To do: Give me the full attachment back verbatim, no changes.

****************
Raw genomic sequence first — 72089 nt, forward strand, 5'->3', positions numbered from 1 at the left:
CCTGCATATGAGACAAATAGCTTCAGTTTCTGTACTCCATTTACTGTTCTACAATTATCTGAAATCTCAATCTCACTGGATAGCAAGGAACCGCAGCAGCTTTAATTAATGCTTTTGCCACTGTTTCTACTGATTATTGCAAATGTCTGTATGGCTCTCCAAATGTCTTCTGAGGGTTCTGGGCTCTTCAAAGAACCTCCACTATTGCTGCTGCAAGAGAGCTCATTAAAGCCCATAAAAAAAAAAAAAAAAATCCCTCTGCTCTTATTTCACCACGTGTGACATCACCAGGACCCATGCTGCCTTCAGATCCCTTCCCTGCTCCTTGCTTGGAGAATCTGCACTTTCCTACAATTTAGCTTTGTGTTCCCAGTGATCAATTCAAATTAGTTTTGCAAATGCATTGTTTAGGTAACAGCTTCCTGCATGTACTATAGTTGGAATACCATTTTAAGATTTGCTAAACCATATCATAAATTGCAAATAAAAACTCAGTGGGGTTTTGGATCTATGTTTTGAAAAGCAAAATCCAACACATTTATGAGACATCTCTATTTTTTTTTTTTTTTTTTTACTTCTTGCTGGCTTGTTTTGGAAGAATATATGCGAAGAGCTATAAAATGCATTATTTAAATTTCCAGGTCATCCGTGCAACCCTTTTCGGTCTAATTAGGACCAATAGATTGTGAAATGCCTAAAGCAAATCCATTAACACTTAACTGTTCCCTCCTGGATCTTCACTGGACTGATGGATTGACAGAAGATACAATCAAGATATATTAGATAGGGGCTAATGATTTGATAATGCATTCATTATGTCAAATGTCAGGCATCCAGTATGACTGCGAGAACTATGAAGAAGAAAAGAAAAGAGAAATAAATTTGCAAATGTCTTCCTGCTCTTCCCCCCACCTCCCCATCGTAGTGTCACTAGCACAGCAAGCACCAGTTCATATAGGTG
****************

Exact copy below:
Raw genomic sequence first — 72089 nt, forward strand, 5'->3', positions numbered from 1 at the left:
CCTGCATATGAGACAAATAGCTTCAGTTTCTGTACTCCATTTACTGTTCTACAATTATCTGAAATCTCAATCTCACTGGATAGCAAGGAACCGCAGCAGCTTTAATTAATGCTTTTGCCACTGTTTCTACTGATTATTGCAAATGTCTGTATGGCTCTCCAAATGTCTTCTGAGGGTTCTGGGCTCTTCAAAGAACCTCCACTATTGCTGCTGCAAGAGAGCTCATTAAAGCCCATAAAAAAAAAAAAAAAAATCCCTCTGCTCTTATTTCACCACGTGTGACATCACCAGGACCCATGCTGCCTTCAGATCCCTTCCCTGCTCCTTGCTTGGAGAATCTGCACTTTCCTACAATTTAGCTTTGTGTTCCCAGTGATCAATTCAAATTAGTTTTGCAAATGCATTGTTTAGGTAACAGCTTCCTGCATGTACTATAGTTGGAATACCATTTTAAGATTTGCTAAACCATATCATAAATTGCAAATAAAAACTCAGTGGGGTTTTGGATCTATGTTTTGAAAAGCAAAATCCAACACATTTATGAGACATCTCTATTTTTTTTTTTTTTTTTTTACTTCTTGCTGGCTTGTTTTGGAAGAATATATGCGAAGAGCTATAAAATGCATTATTTAAATTTCCAGGTCATCCGTGCAACCCTTTTCGGTCTAATTAGGACCAATAGATTGTGAAATGCCTAAAGCAAATCCATTAACACTTAACTGTTCCCTCCTGGATCTTCACTGGACTGATGGATTGACAGAAGATACAATCAAGATATATTAGATAGGGGCTAATGATTTGATAATGCATTCATTATGTCAAATGTCAGGCATCCAGTATGACTGCGAGAACTATGAAGAAGAAAAGAAAAGAGAAATAAATTTGCAAATGTCTTCCTGCTCTTCCCCCCACCTCCCCATCGTAGTGTCACTAGCACAGCAAGCACCAGTTCATATAGGTG